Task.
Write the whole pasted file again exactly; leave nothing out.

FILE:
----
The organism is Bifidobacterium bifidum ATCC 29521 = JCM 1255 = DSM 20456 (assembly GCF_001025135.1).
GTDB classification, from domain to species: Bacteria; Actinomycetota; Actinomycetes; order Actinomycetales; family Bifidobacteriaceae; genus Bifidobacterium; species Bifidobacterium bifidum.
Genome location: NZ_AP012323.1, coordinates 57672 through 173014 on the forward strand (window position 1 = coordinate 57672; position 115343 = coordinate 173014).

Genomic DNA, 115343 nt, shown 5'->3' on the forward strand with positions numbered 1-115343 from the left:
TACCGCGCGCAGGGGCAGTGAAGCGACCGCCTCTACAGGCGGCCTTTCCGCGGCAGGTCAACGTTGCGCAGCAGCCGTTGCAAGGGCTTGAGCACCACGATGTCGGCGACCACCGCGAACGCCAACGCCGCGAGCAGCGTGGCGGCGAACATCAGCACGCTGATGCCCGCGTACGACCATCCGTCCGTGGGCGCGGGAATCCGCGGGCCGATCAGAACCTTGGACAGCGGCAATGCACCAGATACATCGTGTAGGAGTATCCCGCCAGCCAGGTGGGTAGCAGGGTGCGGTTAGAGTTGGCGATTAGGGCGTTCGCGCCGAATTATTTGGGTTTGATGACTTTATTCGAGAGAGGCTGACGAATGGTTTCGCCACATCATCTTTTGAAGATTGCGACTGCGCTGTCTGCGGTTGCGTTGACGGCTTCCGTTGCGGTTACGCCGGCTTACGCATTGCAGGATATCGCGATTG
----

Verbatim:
The organism is Bifidobacterium bifidum ATCC 29521 = JCM 1255 = DSM 20456 (assembly GCF_001025135.1).
GTDB classification, from domain to species: Bacteria; Actinomycetota; Actinomycetes; order Actinomycetales; family Bifidobacteriaceae; genus Bifidobacterium; species Bifidobacterium bifidum.
Genome location: NZ_AP012323.1, coordinates 57672 through 173014 on the forward strand (window position 1 = coordinate 57672; position 115343 = coordinate 173014).

Genomic DNA, 115343 nt, shown 5'->3' on the forward strand with positions numbered 1-115343 from the left:
TACCGCGCGCAGGGGCAGTGAAGCGACCGCCTCTACAGGCGGCCTTTCCGCGGCAGGTCAACGTTGCGCAGCAGCCGTTGCAAGGGCTTGAGCACCACGATGTCGGCGACCACCGCGAACGCCAACGCCGCGAGCAGCGTGGCGGCGAACATCAGCACGCTGATGCCCGCGTACGACCATCCGTCCGTGGGCGCGGGAATCCGCGGGCCGATCAGAACCTTGGACAGCGGCAATGCACCAGATACATCGTGTAGGAGTATCCCGCCAGCCAGGTGGGTAGCAGGGTGCGGTTAGAGTTGGCGATTAGGGCGTTCGCGCCGAATTATTTGGGTTTGATGACTTTATTCGAGAGAGGCTGACGAATGGTTTCGCCACATCATCTTTTGAAGATTGCGACTGCGCTGTCTGCGGTTGCGTTGACGGCTTCCGTTGCGGTTACGCCGGCTTACGCATTGCAGGATATCGCGATTG